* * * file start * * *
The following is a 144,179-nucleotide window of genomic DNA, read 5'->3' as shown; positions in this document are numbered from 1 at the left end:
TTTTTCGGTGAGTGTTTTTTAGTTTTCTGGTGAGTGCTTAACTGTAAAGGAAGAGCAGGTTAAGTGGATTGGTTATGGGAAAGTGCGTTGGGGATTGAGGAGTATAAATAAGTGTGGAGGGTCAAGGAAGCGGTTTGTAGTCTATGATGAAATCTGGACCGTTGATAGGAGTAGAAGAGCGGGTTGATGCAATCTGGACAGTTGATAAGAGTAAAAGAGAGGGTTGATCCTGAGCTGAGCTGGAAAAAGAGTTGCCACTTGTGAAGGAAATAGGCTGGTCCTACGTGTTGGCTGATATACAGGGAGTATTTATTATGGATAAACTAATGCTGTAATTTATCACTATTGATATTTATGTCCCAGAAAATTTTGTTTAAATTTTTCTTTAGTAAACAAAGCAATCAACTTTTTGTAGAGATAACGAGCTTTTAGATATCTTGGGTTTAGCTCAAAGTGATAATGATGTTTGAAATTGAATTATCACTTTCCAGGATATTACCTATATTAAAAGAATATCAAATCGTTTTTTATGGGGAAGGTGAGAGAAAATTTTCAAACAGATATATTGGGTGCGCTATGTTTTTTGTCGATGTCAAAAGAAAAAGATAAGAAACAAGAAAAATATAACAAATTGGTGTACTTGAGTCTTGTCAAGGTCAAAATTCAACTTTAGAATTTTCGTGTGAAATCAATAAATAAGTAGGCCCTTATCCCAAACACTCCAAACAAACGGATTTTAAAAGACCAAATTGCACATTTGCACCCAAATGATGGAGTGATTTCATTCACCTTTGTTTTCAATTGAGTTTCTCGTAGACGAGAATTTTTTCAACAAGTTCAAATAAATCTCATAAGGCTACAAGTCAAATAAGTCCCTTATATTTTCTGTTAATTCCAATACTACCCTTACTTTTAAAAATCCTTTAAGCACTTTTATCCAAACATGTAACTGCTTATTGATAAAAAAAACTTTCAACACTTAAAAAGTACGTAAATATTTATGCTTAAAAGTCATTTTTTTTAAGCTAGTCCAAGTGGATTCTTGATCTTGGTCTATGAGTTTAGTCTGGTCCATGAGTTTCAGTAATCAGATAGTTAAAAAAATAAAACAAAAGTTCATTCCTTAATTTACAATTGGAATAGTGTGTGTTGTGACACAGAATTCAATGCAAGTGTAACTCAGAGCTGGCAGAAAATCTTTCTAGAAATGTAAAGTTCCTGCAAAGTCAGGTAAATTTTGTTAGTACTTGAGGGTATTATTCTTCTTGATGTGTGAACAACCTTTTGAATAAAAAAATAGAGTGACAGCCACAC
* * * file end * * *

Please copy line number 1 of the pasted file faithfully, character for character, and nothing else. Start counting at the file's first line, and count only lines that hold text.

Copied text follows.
The following is a 144,179-nucleotide window of genomic DNA, read 5'->3' as shown; positions in this document are numbered from 1 at the left end: